I found some other sites that didn’t meet my requirments, and they are:

  • Blookup.com: I found blookup.com during my search, and decided to give it a try. It is a French site, so I had google translate it for me, and that was entertaining… but I gave up my effort as soon as I saw that I would have to enter my login and password for my WordPress blog. There was no other option, like pull a feed or upload a file. Some of the other methods also asked for my login and password, but they always offered another route. Blookup.com did not, so I didn’t continue. For me, it isn’t worth the risk. Blookup.com is also ONLY for WordPress blogs, either on wordpress.com or self hosted.
  • Feedfabrik.com went offline last year.
  • Blogbooker.com also seems to be offline.
  • Papyruseditor.com only lets me bring the latest post from my blog in. It’s a nice simple interface, but ….
  • Zinepal.com was simple, and can pull in posts from just a URL. It creates a simple ebook and offers to update it and keep sending it on schedule. It costs $5 and up.
  • ePubBud.com couldn’t digest my files, and is intended for children’s books, but it may be a good tool for other purposes.
  • eBookGlue.com was super fast and easy, but only picks up the first 29 or so posts. No login, no cost, just makes an ebook out of whatever URL I entered. Whether it was my own work or not. Yipers! (the ebook is ePub)
  • LeanPub.com can import blog posts. It involves dropbox, and a little time to learn. It was able to pull ALL my posts, from my feed, which was good, and the formats were ePub, Mobi, or PDF.

Somewhere in all these methods, there is your way.

Turning your blog into a book is a really good idea, and opens up new markets for your work. At the very least, it can collect your work and images into a portable, dependable, secured archive you can control.

 

 

 

The Horned Lizard of Self Publishing, who is proud of her new tat, strongly recommends you read the Terms Of Service when you are self publishing a book.

The Horned Lizard of Self Publishing, who is proud of her new tat, strongly recommends you read the Terms Of Service when you are self publishing a book.

Any discussion regarding how to self publish a book has to encompass the world of ebooks. And King of the World of ebooks is the Amazon Kindle.

Kindle has it’s own format, so as I turn my books into ebooks, I have to include Kindle in my plan.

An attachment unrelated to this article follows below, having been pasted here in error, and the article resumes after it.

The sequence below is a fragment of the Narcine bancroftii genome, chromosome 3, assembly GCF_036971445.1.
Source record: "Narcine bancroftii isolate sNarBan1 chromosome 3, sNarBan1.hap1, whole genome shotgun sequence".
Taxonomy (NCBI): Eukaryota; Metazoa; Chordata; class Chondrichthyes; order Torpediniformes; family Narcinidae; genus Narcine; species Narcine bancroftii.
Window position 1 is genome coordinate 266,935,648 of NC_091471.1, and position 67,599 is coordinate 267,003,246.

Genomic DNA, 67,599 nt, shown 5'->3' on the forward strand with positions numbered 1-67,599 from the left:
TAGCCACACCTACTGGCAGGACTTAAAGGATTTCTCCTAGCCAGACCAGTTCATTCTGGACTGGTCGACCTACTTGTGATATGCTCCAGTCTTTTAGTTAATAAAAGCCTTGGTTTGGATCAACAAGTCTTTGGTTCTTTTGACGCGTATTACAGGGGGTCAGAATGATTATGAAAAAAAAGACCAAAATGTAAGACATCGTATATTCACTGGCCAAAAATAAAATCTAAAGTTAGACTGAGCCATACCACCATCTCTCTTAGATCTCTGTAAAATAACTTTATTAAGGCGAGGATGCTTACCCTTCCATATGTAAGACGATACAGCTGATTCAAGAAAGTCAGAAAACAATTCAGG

As with all of the business aspects of self publishing a book, there’s a Terms of Service agreement somewhere in the mix – and a button called “I Agree” to press.

I read these terms of service every time… perhaps accounting for some of my red wine consumption by the end of the day. I was planning to discuss the more interesting bits of one of these agreements until I saw the clause expressly preventing me from making any public disclosures of any bits of the agreement.
Well, that’s a bummer!

Because many of the questions I had regarding how my eBook would work with Amazon’s Kindle Program are answered in there. So instead of publicly disclosing things regarding the agreement, I will ask questions and make free association comments, like poetry, that are random. And I’ll offer a common sense piece of self publishing advice: read the contracts carefully as you use any service to self publish a book.

Apropros of Nothing, I Say:

  • Why are the eBooks I buy through the Amazon Kindle Program, especially the nonfiction how to eBooks, not packed chockfull of advertisements and promotions?  I really appreciate the fact that they are not, but I’m somewhat surprised that they are ad-free.
  • Who controls all that marketing and promotional stuff that happens on the Amazon site? Am I going to have to manage that? Because I can barely manage finding my car keys every day, and all that stuff looks complicated.
  • The Kindle Lending Program is a super great deal for me as a customer, because I have enrolled in Amazon Prime. Mostly to watch all the videos and TV, like with NetFlix, but also to get the free two day shipping and access to the once a month lending library. But whassup with that Lending Library where it concerns MY eBook?
  • If I could have three wishes from a genie, I would immediately wish for unlimited wishes… and then I would wish for access to the customer data and raw sales data for my book sales on Amazon.